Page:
We spent a day going up and down the Durrance route on Devil’s Tower. It was amazing, because we didn’t know what was gonna happen, but that was the point—that we would have this experience and find out.
Then we did Castleton, and then we did a couple of other climbs, and then eventually we went to El Capitan. We spent seven days living above the ground, and it was beautiful because you’re all experiencing a disability on a wall because you can’t move very much. You’re all tethered. You have to be really careful about how it is you navigate. So there was a sort of immediate equality between us.
Sean’s climb definitely changed his life forever, and mine. Suddenly I had this body of information that others wanted to experience, and others wanted to trade in, and I started doing more and more of these climbs, until we formed an organization called Paradox Sports. It is an organization that does adaptive climbing clinics, adaptive climbing programming, and adaptive climbing training. It certifies gyms and groups. We basically created a body of information that could enable and empower other people to have that experience.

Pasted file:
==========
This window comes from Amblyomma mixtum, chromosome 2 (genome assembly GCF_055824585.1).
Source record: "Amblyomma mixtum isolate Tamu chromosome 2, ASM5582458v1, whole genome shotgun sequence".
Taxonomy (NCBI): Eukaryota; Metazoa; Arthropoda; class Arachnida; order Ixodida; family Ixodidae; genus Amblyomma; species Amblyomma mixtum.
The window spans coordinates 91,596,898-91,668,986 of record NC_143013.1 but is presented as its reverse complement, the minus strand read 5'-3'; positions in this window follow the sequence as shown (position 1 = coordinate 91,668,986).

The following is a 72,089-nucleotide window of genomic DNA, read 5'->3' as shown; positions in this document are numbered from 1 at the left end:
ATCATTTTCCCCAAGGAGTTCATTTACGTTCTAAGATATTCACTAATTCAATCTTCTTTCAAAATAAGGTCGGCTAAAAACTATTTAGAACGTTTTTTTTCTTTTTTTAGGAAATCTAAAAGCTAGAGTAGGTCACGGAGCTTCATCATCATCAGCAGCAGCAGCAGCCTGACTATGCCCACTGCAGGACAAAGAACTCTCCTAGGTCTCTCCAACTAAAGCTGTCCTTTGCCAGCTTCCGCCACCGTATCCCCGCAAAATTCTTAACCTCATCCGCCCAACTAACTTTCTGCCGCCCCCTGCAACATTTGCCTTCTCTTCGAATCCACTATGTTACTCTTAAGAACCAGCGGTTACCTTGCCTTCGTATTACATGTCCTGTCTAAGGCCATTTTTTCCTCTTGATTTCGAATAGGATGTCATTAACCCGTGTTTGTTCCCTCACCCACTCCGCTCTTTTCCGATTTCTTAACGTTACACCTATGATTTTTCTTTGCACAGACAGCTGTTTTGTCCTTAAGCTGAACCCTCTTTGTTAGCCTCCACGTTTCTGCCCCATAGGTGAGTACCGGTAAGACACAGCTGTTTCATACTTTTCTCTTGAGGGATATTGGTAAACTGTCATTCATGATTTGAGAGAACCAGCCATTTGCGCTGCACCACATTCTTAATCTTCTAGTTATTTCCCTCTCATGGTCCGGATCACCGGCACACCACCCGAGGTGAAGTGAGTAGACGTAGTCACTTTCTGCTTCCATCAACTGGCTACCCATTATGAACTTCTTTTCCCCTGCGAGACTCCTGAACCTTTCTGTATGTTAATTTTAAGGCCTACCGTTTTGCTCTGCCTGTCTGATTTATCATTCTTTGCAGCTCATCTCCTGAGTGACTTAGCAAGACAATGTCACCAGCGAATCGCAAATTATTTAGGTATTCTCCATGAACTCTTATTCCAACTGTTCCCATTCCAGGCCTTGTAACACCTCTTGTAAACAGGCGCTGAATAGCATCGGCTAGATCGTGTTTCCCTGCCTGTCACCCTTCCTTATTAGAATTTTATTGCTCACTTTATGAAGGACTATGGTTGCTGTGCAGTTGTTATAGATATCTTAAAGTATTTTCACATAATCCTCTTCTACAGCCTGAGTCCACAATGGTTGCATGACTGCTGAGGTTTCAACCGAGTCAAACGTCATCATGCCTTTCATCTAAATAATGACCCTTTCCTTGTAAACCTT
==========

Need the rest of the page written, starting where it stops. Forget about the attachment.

As a result of my brother Sean’s paralysis, I think it underscores for me that discomfort is inherent in life. And if you can grow accustomed to it and trade in it, then you’re much more capable of dealing with it with yourself, and then you’re much more capable to assist somebody with their own.
Sean gave me the permission to feel OK about his paralysis. By him helping me understand that I can’t stop him from being paralyzed, but what I can stop is feeling bad about him being paralyzed, I could shift the way that I see it and release him and I from grief.